• Building numbering

    Why do we number buildings? 

    Building numbering affects everyday life in our city. Building numbering, as well as street naming, have to be provided by law and, when made correctly, provide an easy method for identifying places for people who live here and also for visitors and people who work in the city. They also assist the easy identification of premises by emergency services, postal services and utility providers. 

    How are buildings numbered?

    Individual properties built on plots of land or existing buildings converted into new units will be numbered into the existing relevant street. If there is not a sequential number available, we will use the addition of letters (for example 2a). We will notify you of the numbering allocation we choose for your property. 

    Properties (including those on corner sites) are numbered according to the street in which the main entrance is located. We will not manipulate the numbering of a building to give it a prestige address or to avoid an address which is thought to have undesired associations.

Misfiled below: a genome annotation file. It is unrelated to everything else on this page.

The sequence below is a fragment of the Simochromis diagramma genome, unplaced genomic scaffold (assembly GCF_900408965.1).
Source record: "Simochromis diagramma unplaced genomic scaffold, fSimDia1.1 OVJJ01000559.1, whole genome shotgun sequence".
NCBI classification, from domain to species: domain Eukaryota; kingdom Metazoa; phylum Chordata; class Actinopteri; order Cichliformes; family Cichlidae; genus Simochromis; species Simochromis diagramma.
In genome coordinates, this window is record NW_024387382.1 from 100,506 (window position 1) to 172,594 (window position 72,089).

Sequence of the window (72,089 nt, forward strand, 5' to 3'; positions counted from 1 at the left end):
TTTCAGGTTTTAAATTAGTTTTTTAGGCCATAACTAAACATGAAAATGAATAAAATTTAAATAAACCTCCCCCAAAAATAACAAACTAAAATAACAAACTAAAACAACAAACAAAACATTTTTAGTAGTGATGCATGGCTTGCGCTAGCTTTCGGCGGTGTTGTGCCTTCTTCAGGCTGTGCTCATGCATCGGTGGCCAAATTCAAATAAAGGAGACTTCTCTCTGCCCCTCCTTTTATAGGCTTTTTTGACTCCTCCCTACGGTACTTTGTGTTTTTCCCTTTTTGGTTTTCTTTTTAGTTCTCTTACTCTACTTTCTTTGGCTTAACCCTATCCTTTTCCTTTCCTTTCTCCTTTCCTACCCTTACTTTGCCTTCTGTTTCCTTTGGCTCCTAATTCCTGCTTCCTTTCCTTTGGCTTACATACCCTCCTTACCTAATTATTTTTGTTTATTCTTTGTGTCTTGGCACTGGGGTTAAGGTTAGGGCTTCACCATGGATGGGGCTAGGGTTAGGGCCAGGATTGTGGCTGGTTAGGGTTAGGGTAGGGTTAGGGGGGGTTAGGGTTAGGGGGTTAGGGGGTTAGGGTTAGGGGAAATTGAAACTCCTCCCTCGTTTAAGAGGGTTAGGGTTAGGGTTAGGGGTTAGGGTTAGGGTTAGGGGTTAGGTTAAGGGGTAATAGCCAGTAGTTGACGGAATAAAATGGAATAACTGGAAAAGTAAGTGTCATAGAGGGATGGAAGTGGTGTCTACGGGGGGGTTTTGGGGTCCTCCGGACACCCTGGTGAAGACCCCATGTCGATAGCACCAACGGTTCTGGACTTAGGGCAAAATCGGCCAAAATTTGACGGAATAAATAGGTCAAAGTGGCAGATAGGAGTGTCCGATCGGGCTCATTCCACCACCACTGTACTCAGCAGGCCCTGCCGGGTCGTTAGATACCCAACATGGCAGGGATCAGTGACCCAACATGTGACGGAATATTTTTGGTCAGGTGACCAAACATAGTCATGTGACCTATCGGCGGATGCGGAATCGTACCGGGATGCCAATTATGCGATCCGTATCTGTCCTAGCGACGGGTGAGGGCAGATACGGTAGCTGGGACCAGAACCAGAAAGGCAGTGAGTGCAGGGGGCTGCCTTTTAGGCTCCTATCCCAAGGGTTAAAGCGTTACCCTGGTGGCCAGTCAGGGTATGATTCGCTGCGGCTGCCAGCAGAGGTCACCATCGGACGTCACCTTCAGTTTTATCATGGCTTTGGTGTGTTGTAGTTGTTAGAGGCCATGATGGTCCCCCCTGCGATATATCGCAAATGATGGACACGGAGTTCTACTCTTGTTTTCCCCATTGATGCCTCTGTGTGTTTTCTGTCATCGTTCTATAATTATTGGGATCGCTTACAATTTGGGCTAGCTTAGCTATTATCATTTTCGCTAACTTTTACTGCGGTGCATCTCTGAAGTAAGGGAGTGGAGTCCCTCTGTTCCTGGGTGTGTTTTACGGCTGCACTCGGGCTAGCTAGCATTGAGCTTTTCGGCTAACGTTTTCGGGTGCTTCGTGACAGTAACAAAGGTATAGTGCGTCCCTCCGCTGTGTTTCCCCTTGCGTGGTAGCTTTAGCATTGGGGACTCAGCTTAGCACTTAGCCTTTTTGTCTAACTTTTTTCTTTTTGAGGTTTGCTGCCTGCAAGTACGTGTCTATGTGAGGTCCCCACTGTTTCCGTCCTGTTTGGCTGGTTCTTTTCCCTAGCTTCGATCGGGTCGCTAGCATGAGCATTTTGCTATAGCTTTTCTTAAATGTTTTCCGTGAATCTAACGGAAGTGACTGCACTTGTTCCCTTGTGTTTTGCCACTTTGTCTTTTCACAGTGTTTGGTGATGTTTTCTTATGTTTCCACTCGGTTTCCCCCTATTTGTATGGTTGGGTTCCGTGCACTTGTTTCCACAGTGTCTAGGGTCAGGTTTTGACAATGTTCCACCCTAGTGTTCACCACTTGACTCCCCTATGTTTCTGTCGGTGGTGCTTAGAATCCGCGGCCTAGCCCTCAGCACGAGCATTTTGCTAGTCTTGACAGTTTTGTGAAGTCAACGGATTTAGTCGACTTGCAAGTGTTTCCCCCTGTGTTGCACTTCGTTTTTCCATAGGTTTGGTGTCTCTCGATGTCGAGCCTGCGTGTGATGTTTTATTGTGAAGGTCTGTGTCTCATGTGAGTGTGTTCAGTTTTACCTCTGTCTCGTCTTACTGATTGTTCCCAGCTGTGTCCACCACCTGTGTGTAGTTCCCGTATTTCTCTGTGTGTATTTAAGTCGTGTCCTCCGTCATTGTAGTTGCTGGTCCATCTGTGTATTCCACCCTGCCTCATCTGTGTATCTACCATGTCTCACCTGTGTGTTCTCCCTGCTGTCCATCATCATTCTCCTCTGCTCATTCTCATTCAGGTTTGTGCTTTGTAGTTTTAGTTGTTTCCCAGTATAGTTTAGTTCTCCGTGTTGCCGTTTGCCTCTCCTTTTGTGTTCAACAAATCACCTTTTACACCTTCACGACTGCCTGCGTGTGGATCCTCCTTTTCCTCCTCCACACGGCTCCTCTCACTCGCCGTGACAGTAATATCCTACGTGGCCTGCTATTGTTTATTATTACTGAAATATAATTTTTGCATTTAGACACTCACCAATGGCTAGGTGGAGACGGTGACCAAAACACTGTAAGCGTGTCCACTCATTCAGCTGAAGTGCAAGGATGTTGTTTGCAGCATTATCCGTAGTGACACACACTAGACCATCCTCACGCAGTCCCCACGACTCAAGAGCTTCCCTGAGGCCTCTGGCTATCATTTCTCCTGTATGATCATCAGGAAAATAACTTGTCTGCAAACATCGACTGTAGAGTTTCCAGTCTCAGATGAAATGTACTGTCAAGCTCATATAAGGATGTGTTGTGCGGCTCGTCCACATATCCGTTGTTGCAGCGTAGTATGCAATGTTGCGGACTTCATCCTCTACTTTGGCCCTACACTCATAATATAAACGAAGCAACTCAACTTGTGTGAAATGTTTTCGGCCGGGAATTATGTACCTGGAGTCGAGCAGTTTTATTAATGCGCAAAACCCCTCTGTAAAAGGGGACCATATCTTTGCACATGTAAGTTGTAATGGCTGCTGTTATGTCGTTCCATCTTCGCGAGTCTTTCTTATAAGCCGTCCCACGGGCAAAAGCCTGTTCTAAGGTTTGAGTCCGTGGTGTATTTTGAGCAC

Apartments are numbered not lettered, for example Flat 2, 21 Smith Street (not Flat A, 21 Smith Street), as letters are used for infill sites (a house or development which is built in the gap between previously erected properties).

    We have no powers to name a house or building. We, together with the emergency services, do not favour building names alone; a number easily identifies the relative location of a property in the street and is favoured by us and the emergency services.

    Where a property has a number, it must be used and displayed. Normally it should be placed so that it can be easily read from the public highway. 

Contact us

For more information and advice, get in touch.

028 9027 0650

Building Control, Ground Floor, Cecil Ward Building, 4-10 Linenhall Street, Belfast, BT2 8BP